Plants packaged in recyclable plastic

The seedlings come in recyclable containers that are clearly labeled. Each plant is also equipped with keys indicating whether it should be placed in full sun or if it’s shade tolerant. With this guide, we quickly dropped the plants in place. 

The base of the Farmstand is the water reservoir. After adding water to the desired height, we used the provided test kit to evaluate the water. We are on a community well and the readings were very high so we added pH lower until it moved within the desired range. The company also includes a proprietary nutrient blend and the complete test kit with your Farmstand. I’ve been using it for over three weeks and have plenty of supplies left.

An up-close photo of the Lettuce Grow filled with plants

With the water in balance, we set the timer, which is also included with the system. There are basically three suggested settings in the instructions depending on the temperature where your Farmstand is located. We had a series of cloudy days and cooler weather early on, but then summer burst out with a string of 90 degree days.

So, I made a few adjustments in the beginning so the pump turned on less frequently. I don’t think the extra water hurts anything, but I figured there’s no reason to use extra electricity when it’s not needed. Besides the fresh produce ready for consumption, my favorite part of the Farmstand is that it uses the same water consistently, making it very water efficient. I did add a bit more after about two weeks when noticeable evaporation had occurred. The system obviously uses much less water than traditional gardening.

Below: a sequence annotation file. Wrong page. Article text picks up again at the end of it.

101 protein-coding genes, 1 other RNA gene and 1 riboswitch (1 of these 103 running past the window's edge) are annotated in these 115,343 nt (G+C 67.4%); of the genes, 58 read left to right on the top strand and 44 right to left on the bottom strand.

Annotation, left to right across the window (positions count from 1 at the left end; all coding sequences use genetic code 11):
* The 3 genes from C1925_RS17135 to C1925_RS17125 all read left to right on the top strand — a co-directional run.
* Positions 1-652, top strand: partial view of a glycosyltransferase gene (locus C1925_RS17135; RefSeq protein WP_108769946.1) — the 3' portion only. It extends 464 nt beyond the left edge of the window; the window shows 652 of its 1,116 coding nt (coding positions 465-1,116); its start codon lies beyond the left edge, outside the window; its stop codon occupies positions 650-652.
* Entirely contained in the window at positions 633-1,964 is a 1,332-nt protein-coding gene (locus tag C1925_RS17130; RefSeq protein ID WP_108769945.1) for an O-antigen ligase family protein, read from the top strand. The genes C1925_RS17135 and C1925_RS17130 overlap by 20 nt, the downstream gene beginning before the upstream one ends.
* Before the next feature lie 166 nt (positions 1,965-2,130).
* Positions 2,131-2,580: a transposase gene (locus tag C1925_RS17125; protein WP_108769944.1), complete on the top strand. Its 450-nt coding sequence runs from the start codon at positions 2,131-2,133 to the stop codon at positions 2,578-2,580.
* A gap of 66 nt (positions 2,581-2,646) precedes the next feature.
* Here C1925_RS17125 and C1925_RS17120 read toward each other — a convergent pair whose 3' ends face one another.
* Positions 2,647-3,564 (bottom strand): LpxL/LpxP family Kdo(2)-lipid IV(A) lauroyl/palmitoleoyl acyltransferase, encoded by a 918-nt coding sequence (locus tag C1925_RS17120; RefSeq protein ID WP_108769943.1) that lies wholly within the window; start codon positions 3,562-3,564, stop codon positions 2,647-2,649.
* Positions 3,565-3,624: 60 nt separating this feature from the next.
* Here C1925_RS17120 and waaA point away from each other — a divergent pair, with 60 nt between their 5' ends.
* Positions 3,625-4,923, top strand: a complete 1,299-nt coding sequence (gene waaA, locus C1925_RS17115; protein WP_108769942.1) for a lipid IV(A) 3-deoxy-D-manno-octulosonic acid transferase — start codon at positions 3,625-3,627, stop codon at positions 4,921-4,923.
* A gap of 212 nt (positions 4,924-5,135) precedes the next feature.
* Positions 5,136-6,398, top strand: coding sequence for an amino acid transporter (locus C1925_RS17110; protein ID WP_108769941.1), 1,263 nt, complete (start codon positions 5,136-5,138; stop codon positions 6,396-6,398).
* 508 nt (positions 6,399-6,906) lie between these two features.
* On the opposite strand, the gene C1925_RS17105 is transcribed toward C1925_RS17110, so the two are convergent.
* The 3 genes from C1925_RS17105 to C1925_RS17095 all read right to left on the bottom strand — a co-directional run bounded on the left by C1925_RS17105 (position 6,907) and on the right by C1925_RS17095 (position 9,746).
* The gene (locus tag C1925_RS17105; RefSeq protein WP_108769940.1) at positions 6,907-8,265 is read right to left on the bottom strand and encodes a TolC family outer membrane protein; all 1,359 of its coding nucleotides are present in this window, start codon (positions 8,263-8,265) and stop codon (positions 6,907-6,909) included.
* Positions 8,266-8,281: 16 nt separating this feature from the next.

The basic mechanism of the Farmstand is a small pump that pushes water up through a tube in the center of the system. Once it reaches the top, the water rains down on the plant roots. Since it’s not touching the leaves or stalks like a sprinkler would, there’s no rot or water spots. Once each week, I retest the water and make adjustments as needed. It takes about five minutes and it’s the only care required. Although I would argue talking to your plants is a requirement too. And why wouldn’t you want to coo over those beautiful things?

A wooden cutting board with a variety of herbs

I asked the company to surprise me with the plants they sent, and I received a wide variety of edibles, including lettuce to, kale, herbs, marigolds, zucchini and cherry tomatoes. We are beginning harvest three weeks after planting. All the plants look healthy and the food tastes amazing.

We have a short season where I live, so I’m looking forward to moving the Farmstand inside and adding the grow lights after ordering more plants. There are around 50 plants for each season, so there’s plenty of variety to choose from and I’m thrilled to imagine harvesting fresh garden produce in the middle of winter. Yes, please!

+ Lettuce Grow

Images via Lettuce Grow and Dawn Hammon

Editor’s Note: This product review is not sponsored by Lettuce Grow. All opinions on the products and company are the author’s own.